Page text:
Manga Review: THE PROMISED NEVERLAND Vol. 4-8 by Kaiu Shirai & Posuka Demizu

Genre: Dark Fantasy Shonen
Year Release in English: 2017-2018
Source: Viz Media Shonen Jump Subscription

Click here to read my review of Volumes 1-3. Major spoilers for the anime. General spoilers for the manga.

Rating: 4 out of 5.

Content warnings: Child abuse

Correction: this is the chapter that ends with the explosion.

There’s still a bit of a lull as the kids plan their escape. But the mortal chess game they’re playing against Mom tightens its deadline as Norman is the next kid to be sent out for “adoption.”

What I really enjoyed was the way the reveal was handled about the greater structure of the world. Shirai definitely trusts the readers a lot more, much like in the previous volume. It’s also fun as a reader to learn details as the kids discover them.


Content warnings: Attempted self-immolating, arson, corpses

This volume is an absolute delight. From the pacing to the planning to the world-building.

We finally see the world on the other side of the wall around Grace Field House and, ho boy, is it a forest full of terrors. It’s not just demons, but also man-eating carnivorous plants and a brief glimpse into the hierarchy of the demons.

The art in this volume is just so dynamic. And I really liked how the stakes don’t just end at whether or not they will escape. It’s not even as simple the group of older kids who escaped surviving. At some point, they’ll have to go back for the younger kids, and I’m reading more to see how that unfolds.


I am thoroughly enjoying the demons’ complexity. We have our main villain set, but in this volume, the kids are rescued from a feral demon by two pious demons who reveal that the world was actually split in two. It gives me major Tales Of vibes, which was a treat.

This throws another wrench in the plan to rejoin the human world in a twist that couldn’t wholly be predicted. It does work, and it’s great that Emma proves to use her powers of endearment to learn additional secrets.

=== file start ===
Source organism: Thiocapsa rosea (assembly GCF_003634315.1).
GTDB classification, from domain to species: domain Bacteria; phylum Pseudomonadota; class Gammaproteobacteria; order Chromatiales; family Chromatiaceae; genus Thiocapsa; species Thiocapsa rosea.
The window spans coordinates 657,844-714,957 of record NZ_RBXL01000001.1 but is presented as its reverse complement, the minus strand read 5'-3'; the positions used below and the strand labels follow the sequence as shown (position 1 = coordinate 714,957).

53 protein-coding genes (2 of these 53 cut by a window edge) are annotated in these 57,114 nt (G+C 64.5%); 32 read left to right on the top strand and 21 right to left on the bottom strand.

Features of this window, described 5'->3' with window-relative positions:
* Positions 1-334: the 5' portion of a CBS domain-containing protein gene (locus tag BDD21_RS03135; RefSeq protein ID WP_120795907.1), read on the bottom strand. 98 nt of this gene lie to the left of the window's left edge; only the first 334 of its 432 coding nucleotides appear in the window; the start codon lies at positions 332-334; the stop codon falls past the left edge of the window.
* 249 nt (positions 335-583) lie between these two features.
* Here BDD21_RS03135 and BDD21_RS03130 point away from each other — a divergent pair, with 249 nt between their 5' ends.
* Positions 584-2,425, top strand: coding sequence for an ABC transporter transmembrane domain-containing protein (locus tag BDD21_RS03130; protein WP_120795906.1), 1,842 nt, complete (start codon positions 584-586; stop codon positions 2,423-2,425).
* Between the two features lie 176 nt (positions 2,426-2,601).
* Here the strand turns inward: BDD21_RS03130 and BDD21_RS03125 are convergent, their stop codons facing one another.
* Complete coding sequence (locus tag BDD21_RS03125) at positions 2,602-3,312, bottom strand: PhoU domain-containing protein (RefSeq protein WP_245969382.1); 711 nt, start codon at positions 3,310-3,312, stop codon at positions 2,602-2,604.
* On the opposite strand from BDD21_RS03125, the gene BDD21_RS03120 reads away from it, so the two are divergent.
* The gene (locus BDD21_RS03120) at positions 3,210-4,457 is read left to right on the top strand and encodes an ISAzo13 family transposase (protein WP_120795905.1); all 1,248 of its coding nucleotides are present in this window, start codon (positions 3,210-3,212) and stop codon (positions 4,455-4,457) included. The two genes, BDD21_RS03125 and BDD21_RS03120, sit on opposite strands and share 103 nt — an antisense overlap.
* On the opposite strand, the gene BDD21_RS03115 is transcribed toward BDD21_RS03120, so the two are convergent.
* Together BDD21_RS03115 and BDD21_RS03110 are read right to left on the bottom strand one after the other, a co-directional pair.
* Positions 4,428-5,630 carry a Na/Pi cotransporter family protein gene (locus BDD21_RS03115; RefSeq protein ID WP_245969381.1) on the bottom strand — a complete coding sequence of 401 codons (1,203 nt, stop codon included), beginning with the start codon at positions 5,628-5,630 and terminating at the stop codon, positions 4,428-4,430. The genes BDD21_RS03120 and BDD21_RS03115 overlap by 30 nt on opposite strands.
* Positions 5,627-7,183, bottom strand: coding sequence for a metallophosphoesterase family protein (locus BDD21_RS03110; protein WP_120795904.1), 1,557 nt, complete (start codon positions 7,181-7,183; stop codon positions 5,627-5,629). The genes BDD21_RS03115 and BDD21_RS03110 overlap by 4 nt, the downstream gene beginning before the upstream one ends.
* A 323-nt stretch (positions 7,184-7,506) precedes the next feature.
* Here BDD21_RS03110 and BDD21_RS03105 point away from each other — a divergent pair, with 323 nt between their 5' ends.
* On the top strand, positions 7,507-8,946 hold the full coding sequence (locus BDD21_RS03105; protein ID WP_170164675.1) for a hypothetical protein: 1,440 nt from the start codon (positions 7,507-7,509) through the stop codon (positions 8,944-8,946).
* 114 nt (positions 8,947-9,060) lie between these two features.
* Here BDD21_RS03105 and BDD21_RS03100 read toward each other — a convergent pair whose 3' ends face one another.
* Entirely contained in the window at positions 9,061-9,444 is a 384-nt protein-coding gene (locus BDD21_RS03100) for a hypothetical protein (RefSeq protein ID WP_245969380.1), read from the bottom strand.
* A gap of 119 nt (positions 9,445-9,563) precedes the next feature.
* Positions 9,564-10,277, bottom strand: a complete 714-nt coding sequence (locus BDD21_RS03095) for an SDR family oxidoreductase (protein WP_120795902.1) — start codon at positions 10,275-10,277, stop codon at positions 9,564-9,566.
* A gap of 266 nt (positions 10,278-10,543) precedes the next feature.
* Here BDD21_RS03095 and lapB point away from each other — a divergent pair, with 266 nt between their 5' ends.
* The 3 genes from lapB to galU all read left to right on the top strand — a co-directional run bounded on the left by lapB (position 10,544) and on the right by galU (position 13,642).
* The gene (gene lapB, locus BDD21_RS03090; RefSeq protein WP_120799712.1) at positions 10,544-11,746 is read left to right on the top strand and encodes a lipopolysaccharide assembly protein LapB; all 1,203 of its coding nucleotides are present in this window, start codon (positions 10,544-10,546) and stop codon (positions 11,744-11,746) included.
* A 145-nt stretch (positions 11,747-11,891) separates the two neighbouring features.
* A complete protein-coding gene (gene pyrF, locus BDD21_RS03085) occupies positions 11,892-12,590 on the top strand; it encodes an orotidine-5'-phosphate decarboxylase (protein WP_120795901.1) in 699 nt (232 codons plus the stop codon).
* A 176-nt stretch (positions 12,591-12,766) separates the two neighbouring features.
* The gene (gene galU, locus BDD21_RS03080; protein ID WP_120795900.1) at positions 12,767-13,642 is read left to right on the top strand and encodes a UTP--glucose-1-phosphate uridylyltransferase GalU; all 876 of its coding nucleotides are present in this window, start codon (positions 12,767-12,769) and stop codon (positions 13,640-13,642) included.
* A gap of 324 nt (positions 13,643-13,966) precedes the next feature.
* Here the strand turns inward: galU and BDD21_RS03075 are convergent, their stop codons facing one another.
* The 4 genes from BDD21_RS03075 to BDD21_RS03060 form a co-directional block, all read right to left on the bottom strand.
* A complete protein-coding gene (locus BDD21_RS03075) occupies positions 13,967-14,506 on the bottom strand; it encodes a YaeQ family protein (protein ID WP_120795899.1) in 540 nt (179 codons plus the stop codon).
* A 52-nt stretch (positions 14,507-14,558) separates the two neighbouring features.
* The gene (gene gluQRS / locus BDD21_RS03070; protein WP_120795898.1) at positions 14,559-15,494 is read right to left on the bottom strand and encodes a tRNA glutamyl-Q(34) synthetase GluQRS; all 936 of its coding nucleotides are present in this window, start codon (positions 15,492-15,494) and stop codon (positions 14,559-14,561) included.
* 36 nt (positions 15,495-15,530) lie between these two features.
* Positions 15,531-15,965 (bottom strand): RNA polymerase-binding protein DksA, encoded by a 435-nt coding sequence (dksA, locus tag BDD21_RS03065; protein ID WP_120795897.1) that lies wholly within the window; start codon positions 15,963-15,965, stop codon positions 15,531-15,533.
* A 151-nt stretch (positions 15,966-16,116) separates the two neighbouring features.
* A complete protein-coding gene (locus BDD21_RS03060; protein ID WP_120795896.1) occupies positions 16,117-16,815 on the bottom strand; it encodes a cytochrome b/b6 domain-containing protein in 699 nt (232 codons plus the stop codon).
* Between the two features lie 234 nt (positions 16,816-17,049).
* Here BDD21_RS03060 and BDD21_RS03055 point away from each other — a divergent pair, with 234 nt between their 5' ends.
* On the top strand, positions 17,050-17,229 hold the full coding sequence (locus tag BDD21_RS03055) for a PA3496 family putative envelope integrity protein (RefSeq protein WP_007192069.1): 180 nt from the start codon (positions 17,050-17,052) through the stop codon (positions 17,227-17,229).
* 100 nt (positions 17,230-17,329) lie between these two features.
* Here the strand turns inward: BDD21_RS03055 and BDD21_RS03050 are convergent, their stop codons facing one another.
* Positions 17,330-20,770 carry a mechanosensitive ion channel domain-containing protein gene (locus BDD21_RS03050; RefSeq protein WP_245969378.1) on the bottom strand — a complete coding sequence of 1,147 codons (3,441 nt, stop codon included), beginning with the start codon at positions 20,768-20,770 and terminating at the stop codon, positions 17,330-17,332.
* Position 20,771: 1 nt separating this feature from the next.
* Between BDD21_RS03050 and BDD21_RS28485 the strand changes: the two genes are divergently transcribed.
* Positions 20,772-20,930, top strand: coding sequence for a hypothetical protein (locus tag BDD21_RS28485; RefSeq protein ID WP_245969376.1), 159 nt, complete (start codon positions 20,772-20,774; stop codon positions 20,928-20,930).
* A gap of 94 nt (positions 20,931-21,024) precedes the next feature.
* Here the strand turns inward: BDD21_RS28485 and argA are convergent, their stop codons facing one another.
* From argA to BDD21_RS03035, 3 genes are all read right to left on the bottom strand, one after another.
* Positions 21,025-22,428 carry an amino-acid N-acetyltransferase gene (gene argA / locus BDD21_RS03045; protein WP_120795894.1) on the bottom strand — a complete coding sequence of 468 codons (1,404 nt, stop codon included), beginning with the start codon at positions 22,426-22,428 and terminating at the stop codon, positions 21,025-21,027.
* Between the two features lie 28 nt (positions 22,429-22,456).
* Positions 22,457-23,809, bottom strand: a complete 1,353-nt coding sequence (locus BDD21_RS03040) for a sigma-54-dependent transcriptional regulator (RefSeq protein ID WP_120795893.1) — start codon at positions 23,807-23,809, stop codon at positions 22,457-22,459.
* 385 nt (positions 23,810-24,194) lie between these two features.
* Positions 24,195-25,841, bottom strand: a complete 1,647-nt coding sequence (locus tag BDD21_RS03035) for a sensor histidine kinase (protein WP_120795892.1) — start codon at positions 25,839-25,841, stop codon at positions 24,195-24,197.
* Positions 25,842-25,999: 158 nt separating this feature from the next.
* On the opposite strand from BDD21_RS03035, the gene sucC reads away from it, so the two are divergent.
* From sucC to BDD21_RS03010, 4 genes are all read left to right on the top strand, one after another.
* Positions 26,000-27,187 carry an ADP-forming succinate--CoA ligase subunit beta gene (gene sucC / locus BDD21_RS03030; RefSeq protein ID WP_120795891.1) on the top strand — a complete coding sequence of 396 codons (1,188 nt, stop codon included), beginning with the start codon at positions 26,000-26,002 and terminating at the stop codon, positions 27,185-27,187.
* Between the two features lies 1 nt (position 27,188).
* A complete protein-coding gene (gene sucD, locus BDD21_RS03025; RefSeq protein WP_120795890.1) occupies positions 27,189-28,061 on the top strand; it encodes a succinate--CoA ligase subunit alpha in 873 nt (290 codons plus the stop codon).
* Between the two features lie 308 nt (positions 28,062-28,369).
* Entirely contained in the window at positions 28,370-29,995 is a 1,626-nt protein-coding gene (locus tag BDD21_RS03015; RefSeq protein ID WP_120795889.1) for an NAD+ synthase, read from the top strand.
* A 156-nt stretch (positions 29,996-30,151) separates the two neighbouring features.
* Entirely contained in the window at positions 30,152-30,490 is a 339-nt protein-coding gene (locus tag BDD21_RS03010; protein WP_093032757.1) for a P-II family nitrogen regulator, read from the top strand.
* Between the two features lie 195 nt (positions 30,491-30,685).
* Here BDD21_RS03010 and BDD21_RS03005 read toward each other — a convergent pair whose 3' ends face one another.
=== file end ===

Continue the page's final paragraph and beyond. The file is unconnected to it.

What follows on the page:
The volume ends with them arriving at B06-32 which looks like a temporary reprieve.


Content warnings: Attempted murder, guns, body horror

Of course the kids wouldn’t be alone at B06-32. Why would they be? They’re met with a formidable deuteragonist in the form of Mister. He too has a brand like the kids, and he reveals that Mr. Minerva, a figure who left clues in the kids’ books that led them to the shelter, has not been found.

Ray and Emma elect to go out with the man to find the next destination. The reveals here reminded me of certain moments in Attack on Titan where we get glimpses of the human world outside the context of the farms. Emma and Ray discover a cache of weapons and have to do battle against symbiotic demons. The battle is fierce and the body horror is exquisite.


Content warnings: Hunting children, gore, dismemberment, child death

The next destination, Goldy Pond, is nothing what it seems to be. It’s a secret hunting ground for demons called Poachers, who are not affiliated with the farms.

Emma, of course, true to character, wants to save the other kids trapped there. But the dangers are on a whole other level. The Poachers are on the same level of villainy as Mom, with Emma on her own facing off against this new enemy.

She’s not alone, though. There’s another group of escapees and their adult leader, Lucas, knew the man from the bunker. It’s emotional and gives an uncomfortable cyclical nature of the orphans’ plight, and I fear it’s only going to get worse.

Manga Review: IBITSU by Haruto Ryo (2018)

Genre: Horror
Year Release in English: 2018
Source: BOOK☆Walker

Rating: 5 out of 5.

Trigger warnings: Gore, body horror, self-harm, torture, asylums, suicide, sibling abuse